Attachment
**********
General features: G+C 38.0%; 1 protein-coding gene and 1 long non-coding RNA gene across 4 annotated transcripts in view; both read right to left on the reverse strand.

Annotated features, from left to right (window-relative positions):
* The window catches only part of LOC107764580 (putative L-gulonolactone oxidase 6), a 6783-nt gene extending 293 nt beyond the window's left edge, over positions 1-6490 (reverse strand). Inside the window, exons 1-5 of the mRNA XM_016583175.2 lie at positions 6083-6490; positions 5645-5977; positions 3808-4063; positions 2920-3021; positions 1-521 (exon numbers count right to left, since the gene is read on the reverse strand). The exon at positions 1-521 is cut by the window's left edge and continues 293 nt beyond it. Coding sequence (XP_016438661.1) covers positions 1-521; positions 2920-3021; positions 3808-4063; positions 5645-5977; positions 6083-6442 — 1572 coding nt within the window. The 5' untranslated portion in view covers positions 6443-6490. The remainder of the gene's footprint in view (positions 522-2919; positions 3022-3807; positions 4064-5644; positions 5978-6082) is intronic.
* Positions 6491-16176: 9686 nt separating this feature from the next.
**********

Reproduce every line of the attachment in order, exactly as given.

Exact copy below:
General features: G+C 38.0%; 1 protein-coding gene and 1 long non-coding RNA gene across 4 annotated transcripts in view; both read right to left on the reverse strand.

Annotated features, from left to right (window-relative positions):
* The window catches only part of LOC107764580 (putative L-gulonolactone oxidase 6), a 6783-nt gene extending 293 nt beyond the window's left edge, over positions 1-6490 (reverse strand). Inside the window, exons 1-5 of the mRNA XM_016583175.2 lie at positions 6083-6490; positions 5645-5977; positions 3808-4063; positions 2920-3021; positions 1-521 (exon numbers count right to left, since the gene is read on the reverse strand). The exon at positions 1-521 is cut by the window's left edge and continues 293 nt beyond it. Coding sequence (XP_016438661.1) covers positions 1-521; positions 2920-3021; positions 3808-4063; positions 5645-5977; positions 6083-6442 — 1572 coding nt within the window. The 5' untranslated portion in view covers positions 6443-6490. The remainder of the gene's footprint in view (positions 522-2919; positions 3022-3807; positions 4064-5644; positions 5978-6082) is intronic.
* Positions 6491-16176: 9686 nt separating this feature from the next.